"Unless you try to do something beyond what you have already mastered, you will never grow." - Ralph Waldo Emerson
An initiative is something that we do without being told. How many of you have ever taken the initiative at a point of time? If the ratio is less, it's time for us to give our virtue a second thought.
But the story I am about to share with you people today is about a brave medical intern, Vipin Khadse who decided to help a pregnant lady in labour to deliver a baby in moving train when he found no doctor around. You will be shocked to know how he handled the complicated delivery with the help of taking instructions from his seniors through WhatsApp.
In a conversation with WittyFeed, Vipin shared his experience about the whole incident and how he took the initiative to do something better rather than just being a layman at the situation.
He is a final stage MBBS training student at the Nagpur-based Government Medical College & Hospital. Born to a farmer, Vipin narrates how 'patience' is a gift from his father. In his childhood, he was an average student who was aware of the poor condition of 'Doctor to Patient Ratio' in India. The less number of doctor availability in different rural parts of the country motivated him to become a doctor.
On 7th April, while travelling from Akola to Nagpur via Ahmedabad-Puri Express, Vipin realized that the train was suddenly put on halt near the Wardha junction. He then saw the TC looking for a doctor. He kept quite presuming there must be other experienced doctors on the train.
But when the TC came for the second time...
When he reached the general coach, he found a 22-year-old pregnant lady who was in immense labour pain. Plus the coach was getting hot during the noon. Describing the complicated situation of the lady in labour, Vipin said, "The first complication was the presentation of the baby, as it was his shoulder rather than his head that was coming out of the vagina. He also said that due to stress and unexpected labour and accidental rupture of the sac, such things happen."
They suggested him to do Episiotomy. Since he is an intern, he had roll bandage, sterile surgical blade, mask, gloves and suture thread in his bag.
"It's been more than 5 months and I still remember the phone call when they all said, 'You have to do it Vipin whatever may be the scene but you have to do it!'"
After getting the baby out from Episiotomy, he focused on helping the mother who was bleeding continuously. To make the bleeding stop, Vipin used chilled water bottles available in the train and roll bandage. Soon after the bleeding reduced, he noticed that the baby wasn't breathing. He again contacted his seniors and college mates. He took the advice of using mouth to mouth breathing and soon the baby responded.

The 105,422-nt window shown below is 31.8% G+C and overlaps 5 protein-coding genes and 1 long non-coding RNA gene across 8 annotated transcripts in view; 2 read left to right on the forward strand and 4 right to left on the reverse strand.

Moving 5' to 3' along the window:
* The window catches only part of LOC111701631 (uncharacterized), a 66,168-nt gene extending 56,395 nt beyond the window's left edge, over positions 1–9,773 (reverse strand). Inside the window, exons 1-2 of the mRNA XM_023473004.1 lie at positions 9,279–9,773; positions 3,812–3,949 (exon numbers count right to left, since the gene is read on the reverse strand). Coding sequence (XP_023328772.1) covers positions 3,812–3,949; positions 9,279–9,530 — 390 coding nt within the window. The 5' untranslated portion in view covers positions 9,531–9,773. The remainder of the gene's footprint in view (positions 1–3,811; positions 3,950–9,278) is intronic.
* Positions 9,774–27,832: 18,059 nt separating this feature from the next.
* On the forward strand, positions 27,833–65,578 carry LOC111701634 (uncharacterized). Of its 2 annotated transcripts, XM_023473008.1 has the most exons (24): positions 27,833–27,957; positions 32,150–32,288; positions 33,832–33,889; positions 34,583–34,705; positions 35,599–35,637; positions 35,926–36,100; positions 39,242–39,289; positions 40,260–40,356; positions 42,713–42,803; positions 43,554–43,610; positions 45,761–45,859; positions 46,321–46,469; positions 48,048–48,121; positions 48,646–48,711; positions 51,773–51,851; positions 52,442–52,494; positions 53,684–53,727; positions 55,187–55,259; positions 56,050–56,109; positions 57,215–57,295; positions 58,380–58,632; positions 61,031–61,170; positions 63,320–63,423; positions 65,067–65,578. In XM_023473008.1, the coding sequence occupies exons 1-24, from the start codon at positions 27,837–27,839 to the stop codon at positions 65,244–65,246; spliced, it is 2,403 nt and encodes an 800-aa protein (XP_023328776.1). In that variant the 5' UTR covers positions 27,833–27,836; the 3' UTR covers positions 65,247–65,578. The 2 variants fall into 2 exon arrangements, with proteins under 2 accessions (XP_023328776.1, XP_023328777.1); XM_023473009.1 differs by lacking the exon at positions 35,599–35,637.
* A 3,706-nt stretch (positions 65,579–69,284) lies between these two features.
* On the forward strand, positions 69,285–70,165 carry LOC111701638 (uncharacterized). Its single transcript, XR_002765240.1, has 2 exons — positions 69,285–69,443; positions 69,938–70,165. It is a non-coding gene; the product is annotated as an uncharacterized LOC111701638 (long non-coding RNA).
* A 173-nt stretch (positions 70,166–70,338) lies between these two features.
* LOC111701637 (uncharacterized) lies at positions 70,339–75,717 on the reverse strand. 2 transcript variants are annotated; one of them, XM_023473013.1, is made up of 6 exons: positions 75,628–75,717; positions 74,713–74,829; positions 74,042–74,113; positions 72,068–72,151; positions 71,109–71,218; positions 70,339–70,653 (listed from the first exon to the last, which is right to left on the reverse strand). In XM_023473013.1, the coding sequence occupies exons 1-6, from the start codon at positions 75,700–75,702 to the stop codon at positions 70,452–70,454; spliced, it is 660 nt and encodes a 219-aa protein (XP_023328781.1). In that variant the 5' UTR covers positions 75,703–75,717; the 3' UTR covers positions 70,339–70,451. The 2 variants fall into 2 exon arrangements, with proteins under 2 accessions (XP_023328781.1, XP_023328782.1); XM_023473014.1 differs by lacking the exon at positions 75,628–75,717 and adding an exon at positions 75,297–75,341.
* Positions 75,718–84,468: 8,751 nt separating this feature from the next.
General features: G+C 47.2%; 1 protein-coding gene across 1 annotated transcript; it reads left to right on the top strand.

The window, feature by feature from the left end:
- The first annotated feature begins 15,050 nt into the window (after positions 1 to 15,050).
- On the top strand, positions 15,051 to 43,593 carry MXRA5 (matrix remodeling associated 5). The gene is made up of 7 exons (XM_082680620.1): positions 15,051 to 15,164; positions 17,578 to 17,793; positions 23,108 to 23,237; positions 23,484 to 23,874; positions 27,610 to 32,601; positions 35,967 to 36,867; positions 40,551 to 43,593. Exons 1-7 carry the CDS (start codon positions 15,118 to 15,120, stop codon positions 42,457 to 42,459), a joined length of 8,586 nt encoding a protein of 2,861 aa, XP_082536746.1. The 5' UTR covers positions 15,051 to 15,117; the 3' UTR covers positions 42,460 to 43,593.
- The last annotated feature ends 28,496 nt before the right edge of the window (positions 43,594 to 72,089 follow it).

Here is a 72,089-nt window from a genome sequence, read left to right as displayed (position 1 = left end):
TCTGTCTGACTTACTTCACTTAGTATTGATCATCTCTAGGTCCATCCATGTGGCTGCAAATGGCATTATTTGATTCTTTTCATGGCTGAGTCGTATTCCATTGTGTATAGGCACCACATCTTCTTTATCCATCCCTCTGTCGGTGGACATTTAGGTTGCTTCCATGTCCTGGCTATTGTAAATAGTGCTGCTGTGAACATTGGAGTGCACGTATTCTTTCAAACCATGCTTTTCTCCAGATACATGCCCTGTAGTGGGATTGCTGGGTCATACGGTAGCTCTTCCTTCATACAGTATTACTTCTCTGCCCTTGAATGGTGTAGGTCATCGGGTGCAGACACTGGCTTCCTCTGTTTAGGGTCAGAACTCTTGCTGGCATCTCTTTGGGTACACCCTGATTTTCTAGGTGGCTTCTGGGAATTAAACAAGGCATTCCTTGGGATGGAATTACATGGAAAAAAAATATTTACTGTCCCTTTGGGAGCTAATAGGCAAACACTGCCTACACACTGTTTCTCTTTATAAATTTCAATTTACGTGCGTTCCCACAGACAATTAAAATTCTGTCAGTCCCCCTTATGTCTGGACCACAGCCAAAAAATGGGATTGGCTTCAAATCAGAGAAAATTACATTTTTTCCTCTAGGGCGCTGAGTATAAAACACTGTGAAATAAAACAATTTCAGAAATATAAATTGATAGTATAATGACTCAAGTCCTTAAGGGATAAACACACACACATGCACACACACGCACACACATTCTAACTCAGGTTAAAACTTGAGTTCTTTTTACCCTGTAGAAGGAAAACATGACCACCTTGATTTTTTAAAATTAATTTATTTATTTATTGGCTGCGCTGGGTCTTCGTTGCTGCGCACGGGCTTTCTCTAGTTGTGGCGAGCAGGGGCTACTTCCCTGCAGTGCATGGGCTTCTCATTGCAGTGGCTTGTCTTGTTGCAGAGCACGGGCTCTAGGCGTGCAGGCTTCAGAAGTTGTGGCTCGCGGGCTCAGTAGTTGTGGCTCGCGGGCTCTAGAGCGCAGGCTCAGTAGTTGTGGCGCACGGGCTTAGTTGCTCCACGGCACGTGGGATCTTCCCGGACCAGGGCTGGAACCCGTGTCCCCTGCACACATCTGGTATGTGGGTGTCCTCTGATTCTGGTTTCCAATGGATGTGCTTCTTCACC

"Honestly, when I came to know about shoulder presentation, I was so much shaken that my brain was not processing anything. The whole crowd was moving towards me and expecting that I will do it but It was my first time, and my legs were shivering. But I was a little bit confident like1-2%."
"I got messages from Russia, US, UAE, Qatar, Hongkong, UK, Sri Lanka, Malaysia, Japan Pakistan, Afghanistan and more places. They not just congratulated me but also motivated me to do something more in the future. I also received lots of messages from Gulf countries and India for an opinion about their illness. That time, I decided that I can counsel patients online and can do health awareness. I did the same and got positive feedbacks for it as well," he added.
He has realized the need of easy medical facilities by online consultation in India and Gulf countries.
"This is neurosurgery. I know it's too difficult in India, but still, I will try at least. Then, I want to open a parallel setup of healthcare where I can do both preventive aspect and treatment aspect for serving communities like rural, tribal and poor from the urban, for free," Vipin said.
He made registration for Guinness Book of World Records for 'The First Complicated Child Delivery In A Running Train Using WhatsApp'. With the same reference, Facebook Inc which is the owner of WhatsApp is making a short film on this story. They will be coming all way from the US to India on November 13th, 14th and 15th to shoot the film.
In the end, Vipin added a simple message for all the interns and doctors out there. He said, "A Living Complication Is Better Than a Dead Solution."
We really appreciated what you did, Vipin. And not just us, every other individual in this country is proud of you.
If you liked the story, then reach out to me at firstname.lastname@example.org